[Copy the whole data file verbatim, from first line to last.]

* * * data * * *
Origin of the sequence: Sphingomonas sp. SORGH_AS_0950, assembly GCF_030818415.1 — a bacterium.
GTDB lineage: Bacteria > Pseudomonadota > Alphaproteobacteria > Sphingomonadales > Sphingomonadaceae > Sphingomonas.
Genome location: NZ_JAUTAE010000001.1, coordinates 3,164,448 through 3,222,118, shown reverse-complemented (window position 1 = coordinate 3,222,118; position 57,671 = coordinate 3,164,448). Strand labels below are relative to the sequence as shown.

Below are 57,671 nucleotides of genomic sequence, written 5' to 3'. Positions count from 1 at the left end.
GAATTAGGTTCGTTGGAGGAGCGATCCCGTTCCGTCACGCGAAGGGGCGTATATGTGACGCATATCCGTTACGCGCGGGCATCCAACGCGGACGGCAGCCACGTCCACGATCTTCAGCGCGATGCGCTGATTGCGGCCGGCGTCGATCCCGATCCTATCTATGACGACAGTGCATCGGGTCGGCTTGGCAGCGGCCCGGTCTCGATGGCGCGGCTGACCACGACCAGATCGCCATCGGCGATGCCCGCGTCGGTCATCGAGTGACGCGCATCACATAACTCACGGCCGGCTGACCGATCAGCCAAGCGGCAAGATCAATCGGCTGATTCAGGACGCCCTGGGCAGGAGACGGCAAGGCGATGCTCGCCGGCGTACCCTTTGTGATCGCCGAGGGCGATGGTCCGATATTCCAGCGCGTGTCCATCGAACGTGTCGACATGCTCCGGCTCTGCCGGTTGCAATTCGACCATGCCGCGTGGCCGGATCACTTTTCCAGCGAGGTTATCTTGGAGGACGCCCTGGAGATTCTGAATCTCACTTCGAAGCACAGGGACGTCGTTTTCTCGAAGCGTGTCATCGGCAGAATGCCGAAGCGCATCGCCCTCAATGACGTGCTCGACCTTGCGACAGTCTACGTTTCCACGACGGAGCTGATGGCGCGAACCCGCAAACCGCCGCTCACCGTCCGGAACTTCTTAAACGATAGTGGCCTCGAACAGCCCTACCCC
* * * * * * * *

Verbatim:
Origin of the sequence: Sphingomonas sp. SORGH_AS_0950, assembly GCF_030818415.1 — a bacterium.
GTDB lineage: Bacteria > Pseudomonadota > Alphaproteobacteria > Sphingomonadales > Sphingomonadaceae > Sphingomonas.
Genome location: NZ_JAUTAE010000001.1, coordinates 3,164,448 through 3,222,118, shown reverse-complemented (window position 1 = coordinate 3,222,118; position 57,671 = coordinate 3,164,448). Strand labels below are relative to the sequence as shown.

Below are 57,671 nucleotides of genomic sequence, written 5' to 3'. Positions count from 1 at the left end.
GAATTAGGTTCGTTGGAGGAGCGATCCCGTTCCGTCACGCGAAGGGGCGTATATGTGACGCATATCCGTTACGCGCGGGCATCCAACGCGGACGGCAGCCACGTCCACGATCTTCAGCGCGATGCGCTGATTGCGGCCGGCGTCGATCCCGATCCTATCTATGACGACAGTGCATCGGGTCGGCTTGGCAGCGGCCCGGTCTCGATGGCGCGGCTGACCACGACCAGATCGCCATCGGCGATGCCCGCGTCGGTCATCGAGTGACGCGCATCACATAACTCACGGCCGGCTGACCGATCAGCCAAGCGGCAAGATCAATCGGCTGATTCAGGACGCCCTGGGCAGGAGACGGCAAGGCGATGCTCGCCGGCGTACCCTTTGTGATCGCCGAGGGCGATGGTCCGATATTCCAGCGCGTGTCCATCGAACGTGTCGACATGCTCCGGCTCTGCCGGTTGCAATTCGACCATGCCGCGTGGCCGGATCACTTTTCCAGCGAGGTTATCTTGGAGGACGCCCTGGAGATTCTGAATCTCACTTCGAAGCACAGGGACGTCGTTTTCTCGAAGCGTGTCATCGGCAGAATGCCGAAGCGCATCGCCCTCAATGACGTGCTCGACCTTGCGACAGTCTACGTTTCCACGACGGAGCTGATGGCGCGAACCCGCAAACCGCCGCTCACCGTCCGGAACTTCTTAAACGATAGTGGCCTCGAACAGCCCTACCCC